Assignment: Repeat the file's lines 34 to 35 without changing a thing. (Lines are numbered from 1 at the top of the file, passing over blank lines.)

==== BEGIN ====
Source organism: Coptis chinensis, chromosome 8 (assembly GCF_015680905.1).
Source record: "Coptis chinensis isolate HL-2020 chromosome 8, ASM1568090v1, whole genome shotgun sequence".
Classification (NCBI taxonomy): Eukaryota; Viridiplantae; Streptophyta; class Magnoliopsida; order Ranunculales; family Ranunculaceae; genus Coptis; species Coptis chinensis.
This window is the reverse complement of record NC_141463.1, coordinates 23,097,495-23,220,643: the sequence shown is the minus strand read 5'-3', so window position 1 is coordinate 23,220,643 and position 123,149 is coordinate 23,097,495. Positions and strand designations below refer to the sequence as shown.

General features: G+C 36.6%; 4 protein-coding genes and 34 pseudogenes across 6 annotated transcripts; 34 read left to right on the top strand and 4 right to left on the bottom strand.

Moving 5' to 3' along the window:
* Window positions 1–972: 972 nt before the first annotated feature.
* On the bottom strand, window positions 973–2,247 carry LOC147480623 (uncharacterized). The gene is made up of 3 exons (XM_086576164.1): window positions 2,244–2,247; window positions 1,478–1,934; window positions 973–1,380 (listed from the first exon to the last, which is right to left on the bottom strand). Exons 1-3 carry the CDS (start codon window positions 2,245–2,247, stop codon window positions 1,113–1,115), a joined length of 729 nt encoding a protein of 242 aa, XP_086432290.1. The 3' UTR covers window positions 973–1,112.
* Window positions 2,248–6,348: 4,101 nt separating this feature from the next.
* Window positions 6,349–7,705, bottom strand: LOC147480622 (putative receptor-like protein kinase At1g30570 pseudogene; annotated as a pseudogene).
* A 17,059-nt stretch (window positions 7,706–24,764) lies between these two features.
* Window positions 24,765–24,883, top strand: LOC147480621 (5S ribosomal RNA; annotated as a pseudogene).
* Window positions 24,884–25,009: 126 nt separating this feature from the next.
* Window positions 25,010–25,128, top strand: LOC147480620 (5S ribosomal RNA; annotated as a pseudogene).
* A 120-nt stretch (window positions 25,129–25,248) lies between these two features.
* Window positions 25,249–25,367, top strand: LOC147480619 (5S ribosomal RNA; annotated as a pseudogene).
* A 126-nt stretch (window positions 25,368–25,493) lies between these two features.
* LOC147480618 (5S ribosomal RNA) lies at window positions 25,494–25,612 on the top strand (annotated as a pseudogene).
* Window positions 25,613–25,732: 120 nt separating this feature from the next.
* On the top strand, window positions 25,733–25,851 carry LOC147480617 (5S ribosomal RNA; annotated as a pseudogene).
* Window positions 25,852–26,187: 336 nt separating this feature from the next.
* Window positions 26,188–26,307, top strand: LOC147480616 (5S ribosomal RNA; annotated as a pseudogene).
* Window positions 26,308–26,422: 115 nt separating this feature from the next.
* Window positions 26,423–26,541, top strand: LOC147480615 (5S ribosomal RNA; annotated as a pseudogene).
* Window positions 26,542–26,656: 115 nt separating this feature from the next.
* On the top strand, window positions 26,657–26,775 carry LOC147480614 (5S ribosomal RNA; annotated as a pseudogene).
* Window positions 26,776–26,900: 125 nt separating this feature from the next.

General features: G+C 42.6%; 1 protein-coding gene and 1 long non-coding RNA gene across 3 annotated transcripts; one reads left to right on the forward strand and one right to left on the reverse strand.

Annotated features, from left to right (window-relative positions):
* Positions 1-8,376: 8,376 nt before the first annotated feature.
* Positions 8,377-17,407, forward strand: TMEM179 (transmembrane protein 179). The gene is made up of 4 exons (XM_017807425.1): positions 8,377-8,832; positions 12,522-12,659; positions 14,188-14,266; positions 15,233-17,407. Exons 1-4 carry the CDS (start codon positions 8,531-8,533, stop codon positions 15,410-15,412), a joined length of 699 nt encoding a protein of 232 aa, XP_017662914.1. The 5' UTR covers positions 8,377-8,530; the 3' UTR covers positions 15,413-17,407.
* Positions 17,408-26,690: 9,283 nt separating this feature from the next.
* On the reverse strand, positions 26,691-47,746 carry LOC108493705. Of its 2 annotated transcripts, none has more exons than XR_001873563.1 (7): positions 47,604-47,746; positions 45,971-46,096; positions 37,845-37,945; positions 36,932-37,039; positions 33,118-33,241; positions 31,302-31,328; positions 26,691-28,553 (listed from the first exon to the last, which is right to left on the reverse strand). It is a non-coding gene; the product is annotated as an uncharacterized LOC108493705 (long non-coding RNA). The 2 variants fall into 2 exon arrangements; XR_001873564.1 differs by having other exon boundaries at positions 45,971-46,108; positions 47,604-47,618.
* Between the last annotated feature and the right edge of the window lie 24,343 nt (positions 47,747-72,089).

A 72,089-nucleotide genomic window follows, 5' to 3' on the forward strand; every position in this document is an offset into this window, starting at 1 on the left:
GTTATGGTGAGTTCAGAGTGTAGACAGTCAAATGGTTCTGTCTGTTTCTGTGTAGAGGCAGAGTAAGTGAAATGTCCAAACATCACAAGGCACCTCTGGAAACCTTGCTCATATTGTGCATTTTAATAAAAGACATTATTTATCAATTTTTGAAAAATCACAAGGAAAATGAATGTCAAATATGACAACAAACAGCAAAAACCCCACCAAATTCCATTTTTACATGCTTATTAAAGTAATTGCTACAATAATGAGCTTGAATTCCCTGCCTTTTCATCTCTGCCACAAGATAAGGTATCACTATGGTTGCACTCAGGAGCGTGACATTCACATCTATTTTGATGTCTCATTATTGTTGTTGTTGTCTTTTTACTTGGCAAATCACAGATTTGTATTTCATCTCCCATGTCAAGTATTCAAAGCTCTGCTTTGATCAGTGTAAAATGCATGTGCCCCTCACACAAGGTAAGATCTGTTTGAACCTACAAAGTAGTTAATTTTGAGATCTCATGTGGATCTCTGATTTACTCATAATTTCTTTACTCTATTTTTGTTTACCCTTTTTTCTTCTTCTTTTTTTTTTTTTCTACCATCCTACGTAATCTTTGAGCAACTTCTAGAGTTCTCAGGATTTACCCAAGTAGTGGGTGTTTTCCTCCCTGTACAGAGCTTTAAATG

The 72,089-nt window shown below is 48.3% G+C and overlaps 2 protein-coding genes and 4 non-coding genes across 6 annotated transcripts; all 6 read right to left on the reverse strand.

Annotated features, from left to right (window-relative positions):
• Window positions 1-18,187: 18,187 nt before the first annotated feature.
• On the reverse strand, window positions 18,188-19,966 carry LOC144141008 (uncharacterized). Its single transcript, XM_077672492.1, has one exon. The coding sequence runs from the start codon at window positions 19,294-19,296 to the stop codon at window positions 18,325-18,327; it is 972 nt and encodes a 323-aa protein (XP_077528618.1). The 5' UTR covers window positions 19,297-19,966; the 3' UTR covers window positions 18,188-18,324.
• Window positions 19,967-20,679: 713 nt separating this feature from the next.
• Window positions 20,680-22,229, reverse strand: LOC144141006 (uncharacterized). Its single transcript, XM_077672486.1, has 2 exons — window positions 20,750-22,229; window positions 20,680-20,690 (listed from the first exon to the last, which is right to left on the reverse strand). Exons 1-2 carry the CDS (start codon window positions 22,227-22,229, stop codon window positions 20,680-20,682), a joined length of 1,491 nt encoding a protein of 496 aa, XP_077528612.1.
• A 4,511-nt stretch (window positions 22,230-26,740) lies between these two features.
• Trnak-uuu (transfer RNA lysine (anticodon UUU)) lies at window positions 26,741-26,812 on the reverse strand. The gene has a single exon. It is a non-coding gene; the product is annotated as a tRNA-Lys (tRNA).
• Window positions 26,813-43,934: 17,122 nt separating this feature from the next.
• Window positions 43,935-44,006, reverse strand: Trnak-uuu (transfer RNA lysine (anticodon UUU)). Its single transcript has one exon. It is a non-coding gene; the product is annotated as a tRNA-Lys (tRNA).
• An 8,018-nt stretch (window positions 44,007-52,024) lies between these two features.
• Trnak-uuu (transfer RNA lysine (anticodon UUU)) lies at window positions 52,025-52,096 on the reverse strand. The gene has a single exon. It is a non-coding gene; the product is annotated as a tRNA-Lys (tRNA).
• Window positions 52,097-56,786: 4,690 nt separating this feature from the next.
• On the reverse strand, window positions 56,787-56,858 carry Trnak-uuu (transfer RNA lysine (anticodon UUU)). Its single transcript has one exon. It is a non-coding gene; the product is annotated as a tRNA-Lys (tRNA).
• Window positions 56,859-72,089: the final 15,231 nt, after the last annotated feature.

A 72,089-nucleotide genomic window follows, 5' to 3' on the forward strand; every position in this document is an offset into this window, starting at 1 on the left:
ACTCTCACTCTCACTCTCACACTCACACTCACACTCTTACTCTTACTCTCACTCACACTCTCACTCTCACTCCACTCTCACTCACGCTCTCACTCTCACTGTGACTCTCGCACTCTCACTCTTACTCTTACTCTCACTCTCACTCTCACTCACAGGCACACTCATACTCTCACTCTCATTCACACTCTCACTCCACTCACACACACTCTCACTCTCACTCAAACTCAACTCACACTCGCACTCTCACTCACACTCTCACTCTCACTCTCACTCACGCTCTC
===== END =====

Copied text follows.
* Between the last annotated feature and the right edge of the window lie 24,343 nt (positions 47,747-72,089).

A 72,089-nucleotide genomic window follows, 5' to 3' on the forward strand; every position in this document is an offset into this window, starting at 1 on the left: